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Based on the comparison of the features of the fur I was seeing with references provided by the Alaska Fur ID Project, I was fairly certain the fur I was looking at was polar bear! This assessment is based on features of the fur’s medulla, scales, cortex, and how light interacts with the fibers when viewed under different settings on the microscope. Although I felt pretty good about the characterization of the fur, I wanted some extra analytical input to confirm my identification. Fortunately, there is an analytical technique called Peptide Mass Fingerprinting (PMF), that can be useful for the identification of mammals based on the amino acid sequence of certain proteins (i.e. collagen).  While this technique cannot be applied to the fur itself (which is mostly keratin), the skin to which it is attached is the perfect test subject.

I sent a sample of the skin to Conservation Scientist Daniel Kirby, who completed this testing for the Museum. And lo and behold, the skin’s marker ion’s matched with bear! The markers for bear cannot distinguish between species, but this information in conjunction with the macro and microscopic features of the fur provided me with enough information to feel confident about the identification.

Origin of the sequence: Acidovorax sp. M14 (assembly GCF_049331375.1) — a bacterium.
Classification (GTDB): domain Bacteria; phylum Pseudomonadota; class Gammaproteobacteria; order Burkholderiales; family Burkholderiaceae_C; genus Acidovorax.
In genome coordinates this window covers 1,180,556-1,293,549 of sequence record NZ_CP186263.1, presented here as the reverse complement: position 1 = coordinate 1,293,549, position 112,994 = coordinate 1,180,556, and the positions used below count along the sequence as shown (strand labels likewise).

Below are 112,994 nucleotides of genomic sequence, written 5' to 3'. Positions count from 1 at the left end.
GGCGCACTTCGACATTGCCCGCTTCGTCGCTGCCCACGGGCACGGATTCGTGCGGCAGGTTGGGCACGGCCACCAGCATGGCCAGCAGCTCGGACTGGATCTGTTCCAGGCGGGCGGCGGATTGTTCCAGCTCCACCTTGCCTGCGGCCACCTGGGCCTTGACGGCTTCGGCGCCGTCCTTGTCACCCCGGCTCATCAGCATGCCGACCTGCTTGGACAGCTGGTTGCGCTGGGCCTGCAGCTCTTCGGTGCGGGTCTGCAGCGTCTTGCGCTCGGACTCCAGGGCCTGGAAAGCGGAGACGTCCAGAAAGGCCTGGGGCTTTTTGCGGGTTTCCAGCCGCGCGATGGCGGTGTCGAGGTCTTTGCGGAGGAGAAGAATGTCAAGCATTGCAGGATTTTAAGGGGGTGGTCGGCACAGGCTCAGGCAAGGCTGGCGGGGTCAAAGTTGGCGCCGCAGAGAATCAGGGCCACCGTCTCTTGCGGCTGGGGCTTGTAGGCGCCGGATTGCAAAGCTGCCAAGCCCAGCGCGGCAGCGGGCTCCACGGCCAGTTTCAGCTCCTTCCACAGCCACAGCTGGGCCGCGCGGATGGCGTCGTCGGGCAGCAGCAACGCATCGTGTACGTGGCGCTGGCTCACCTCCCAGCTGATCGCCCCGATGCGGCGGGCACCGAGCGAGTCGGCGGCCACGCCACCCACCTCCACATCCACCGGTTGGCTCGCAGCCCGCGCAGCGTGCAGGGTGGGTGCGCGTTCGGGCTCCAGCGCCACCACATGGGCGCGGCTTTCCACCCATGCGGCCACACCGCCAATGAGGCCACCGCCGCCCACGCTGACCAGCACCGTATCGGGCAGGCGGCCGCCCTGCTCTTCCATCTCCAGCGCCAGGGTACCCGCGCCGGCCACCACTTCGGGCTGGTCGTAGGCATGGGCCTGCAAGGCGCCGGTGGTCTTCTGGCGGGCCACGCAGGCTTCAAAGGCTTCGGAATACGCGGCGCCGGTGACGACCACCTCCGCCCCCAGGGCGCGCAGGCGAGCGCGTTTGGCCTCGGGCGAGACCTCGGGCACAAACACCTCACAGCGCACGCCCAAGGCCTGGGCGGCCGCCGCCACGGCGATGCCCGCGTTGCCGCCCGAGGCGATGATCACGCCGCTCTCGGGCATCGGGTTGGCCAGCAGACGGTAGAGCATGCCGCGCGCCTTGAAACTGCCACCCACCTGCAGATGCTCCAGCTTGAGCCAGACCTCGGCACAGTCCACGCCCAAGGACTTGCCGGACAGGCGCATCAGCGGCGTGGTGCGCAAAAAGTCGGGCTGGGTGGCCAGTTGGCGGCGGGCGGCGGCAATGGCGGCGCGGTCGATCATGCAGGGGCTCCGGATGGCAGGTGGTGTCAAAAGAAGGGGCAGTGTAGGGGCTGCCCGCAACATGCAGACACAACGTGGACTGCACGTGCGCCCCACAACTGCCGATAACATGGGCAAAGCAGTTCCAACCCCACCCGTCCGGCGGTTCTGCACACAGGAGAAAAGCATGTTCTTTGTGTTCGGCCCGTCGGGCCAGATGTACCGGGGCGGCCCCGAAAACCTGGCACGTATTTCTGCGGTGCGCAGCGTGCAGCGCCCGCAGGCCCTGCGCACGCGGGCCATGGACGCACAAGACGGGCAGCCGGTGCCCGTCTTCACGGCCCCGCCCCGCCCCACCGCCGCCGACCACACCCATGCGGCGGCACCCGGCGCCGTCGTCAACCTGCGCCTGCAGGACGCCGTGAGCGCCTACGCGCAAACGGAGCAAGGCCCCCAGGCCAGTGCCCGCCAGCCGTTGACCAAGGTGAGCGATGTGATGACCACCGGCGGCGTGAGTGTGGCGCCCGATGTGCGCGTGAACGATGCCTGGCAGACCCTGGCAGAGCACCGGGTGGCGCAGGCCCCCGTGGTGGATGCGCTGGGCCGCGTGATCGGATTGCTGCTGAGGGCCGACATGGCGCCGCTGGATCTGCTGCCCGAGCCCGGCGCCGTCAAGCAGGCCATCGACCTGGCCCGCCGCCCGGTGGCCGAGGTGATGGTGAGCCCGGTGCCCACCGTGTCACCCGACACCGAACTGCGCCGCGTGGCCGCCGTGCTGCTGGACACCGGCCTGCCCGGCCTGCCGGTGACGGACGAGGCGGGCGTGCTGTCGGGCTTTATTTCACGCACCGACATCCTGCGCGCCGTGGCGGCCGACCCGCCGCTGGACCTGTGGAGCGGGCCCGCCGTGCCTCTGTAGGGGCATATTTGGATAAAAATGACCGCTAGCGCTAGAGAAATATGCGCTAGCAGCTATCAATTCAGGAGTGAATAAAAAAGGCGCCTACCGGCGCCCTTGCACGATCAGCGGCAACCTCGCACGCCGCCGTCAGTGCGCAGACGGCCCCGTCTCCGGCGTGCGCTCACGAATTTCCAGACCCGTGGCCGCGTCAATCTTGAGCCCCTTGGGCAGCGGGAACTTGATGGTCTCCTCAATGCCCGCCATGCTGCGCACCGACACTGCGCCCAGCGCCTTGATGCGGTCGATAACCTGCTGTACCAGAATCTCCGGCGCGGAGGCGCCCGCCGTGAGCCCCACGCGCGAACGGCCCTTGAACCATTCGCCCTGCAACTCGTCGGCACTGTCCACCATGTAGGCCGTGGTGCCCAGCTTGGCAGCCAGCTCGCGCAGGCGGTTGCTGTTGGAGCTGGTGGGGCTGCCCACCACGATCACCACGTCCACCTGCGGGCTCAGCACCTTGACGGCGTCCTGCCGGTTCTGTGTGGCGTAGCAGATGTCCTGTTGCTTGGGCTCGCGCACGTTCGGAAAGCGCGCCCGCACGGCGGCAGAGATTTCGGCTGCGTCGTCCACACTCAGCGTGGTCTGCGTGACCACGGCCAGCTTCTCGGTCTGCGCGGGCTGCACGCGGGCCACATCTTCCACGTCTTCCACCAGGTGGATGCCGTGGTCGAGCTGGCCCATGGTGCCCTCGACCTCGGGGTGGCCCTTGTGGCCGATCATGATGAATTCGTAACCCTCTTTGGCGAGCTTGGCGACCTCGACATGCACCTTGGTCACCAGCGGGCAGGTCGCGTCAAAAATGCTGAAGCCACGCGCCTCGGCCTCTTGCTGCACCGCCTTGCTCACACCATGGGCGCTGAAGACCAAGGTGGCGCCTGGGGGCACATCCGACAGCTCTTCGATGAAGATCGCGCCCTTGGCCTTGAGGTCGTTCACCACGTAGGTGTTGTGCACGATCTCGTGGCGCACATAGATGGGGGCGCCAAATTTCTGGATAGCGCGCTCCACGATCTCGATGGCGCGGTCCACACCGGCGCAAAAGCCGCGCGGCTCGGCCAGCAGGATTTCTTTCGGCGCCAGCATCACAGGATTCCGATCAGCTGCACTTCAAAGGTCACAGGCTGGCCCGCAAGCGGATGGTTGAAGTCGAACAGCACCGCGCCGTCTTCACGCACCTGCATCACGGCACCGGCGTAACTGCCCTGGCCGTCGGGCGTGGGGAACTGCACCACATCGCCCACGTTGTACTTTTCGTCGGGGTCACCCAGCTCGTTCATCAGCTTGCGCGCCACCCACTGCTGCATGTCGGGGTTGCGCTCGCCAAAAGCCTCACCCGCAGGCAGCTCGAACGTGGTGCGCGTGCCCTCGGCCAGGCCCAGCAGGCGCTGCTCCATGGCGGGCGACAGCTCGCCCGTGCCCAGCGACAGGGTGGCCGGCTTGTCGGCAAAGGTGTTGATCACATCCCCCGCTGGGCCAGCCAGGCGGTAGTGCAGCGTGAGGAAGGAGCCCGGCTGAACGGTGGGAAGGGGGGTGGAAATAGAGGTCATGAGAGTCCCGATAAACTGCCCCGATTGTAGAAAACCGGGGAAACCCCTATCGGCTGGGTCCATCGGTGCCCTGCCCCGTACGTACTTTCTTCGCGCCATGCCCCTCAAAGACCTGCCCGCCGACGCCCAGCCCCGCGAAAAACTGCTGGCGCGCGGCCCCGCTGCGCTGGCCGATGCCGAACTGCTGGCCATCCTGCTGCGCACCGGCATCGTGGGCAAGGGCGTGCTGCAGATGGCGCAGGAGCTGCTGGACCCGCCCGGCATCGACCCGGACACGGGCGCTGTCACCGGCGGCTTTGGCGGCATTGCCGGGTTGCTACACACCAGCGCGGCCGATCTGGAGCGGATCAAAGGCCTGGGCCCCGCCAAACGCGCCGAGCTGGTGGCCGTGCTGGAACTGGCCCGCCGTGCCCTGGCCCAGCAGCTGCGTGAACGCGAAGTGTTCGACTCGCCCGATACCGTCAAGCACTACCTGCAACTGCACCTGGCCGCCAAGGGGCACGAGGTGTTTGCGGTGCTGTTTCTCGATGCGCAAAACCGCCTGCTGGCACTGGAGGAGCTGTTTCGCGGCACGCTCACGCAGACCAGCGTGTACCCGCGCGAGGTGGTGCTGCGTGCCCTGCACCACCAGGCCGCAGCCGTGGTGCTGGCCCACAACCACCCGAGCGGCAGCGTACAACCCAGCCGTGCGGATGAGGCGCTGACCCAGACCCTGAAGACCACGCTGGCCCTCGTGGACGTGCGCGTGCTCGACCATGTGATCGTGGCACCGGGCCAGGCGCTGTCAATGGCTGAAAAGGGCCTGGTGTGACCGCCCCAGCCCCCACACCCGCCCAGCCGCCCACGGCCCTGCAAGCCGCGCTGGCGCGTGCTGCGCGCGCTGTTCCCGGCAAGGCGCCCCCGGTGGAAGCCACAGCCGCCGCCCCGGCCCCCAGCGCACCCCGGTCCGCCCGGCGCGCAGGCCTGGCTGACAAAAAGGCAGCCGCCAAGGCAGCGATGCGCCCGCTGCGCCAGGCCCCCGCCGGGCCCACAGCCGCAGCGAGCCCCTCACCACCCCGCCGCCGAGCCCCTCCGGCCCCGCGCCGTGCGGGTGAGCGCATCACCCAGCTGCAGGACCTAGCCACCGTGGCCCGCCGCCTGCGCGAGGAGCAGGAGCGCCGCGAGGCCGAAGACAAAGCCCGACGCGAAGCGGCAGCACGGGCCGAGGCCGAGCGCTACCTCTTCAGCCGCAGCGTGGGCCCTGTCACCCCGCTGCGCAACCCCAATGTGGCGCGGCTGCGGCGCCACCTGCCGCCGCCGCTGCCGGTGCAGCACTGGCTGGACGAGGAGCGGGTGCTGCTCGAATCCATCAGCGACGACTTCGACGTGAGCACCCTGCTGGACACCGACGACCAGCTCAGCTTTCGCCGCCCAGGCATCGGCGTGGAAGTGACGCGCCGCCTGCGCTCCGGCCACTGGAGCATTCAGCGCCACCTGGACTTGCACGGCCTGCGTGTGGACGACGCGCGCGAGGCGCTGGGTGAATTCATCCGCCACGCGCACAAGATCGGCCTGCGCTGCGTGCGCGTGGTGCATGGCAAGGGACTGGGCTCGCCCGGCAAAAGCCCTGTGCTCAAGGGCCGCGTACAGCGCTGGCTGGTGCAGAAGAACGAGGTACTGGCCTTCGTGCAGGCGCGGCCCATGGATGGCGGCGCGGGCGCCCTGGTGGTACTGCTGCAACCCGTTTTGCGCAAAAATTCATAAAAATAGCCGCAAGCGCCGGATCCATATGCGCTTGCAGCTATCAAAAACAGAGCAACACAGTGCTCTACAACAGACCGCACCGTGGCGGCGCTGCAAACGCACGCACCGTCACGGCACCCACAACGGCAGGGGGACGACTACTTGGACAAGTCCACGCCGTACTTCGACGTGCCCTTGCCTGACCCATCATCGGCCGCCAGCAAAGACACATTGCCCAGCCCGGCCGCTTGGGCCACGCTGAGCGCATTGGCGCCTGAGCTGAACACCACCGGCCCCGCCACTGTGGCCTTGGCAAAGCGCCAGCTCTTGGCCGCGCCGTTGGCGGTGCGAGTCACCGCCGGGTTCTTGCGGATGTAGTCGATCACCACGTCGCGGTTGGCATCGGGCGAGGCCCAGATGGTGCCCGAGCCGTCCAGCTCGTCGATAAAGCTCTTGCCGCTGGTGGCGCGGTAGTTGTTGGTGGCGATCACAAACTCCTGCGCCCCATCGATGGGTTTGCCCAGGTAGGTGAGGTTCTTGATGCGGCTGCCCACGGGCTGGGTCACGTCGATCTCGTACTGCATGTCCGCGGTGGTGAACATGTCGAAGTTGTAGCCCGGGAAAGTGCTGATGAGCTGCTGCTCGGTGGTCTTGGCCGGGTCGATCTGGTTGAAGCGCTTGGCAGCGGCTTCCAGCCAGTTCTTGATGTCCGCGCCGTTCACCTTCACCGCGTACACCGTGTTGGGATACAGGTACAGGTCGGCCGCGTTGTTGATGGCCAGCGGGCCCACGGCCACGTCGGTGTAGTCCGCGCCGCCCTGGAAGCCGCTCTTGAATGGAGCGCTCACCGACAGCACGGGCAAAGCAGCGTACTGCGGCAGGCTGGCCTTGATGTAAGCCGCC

Polar bear. Image credit: Getty Images.

In addition to the skin, I also sent several small samples of the gut to Dr. Kirby for analysis. These samples were even smaller than the fibers I used for microscopy (<1mm), and were sampled from damaged exterior edges of the gut. Whenever this type of destructive analysis is performed, conservators take the utmost care when selecting sample sites, so that new areas of damage are not incurred.

Example of gut sample site for Peptide Mass Fingerprinting analysis. Image credit: The Mariners’ Museum and Park.

As Jeanne mentioned in her post, we had received advice from Conservator Ellen Carrlee of the Alaska State Museum regarding the likelihood of the source of the gut. Carrlee, an expert on the characteristics of gut and its uses, posited that the gut was likely from bearded seal, given the location of its manufacture and practicality of the available materials. With the aid of Dr. Kirby and PMF, we were able to once and for all confirm a species identification… (drumroll please)…

Bearded seal. Image credit: Getty Images.

… all sampled sections of the gut matched with bearded seal! Unlike bear, the peptide mass fingerprint of seals can be species specific, so our months long investigation was finally at a conclusive end.

The objects in our collection are so much more than static things we look at from behind glass. Their significance lies not in just how old they are (though some are a testament to the lasting nature of man made creations), or how beautiful they appear (though many are remarkable achievements of human artistry). The value of an object lies deeper than just the surfaces we see; artifacts also serve as primary documents that inform our understanding of the people that created and used them. Equipped with the information about the materials used to create this parka, we will be able to move forward with inquiries to native communities, institutions, and other experts in order to learn more about this parka’s significance and history. By sharing our finds with others, we hope to contribute to the conversation, as well.

This remarkable addition to the collection will certainly be the focus of research to come, and we will keep you abreast of our findings!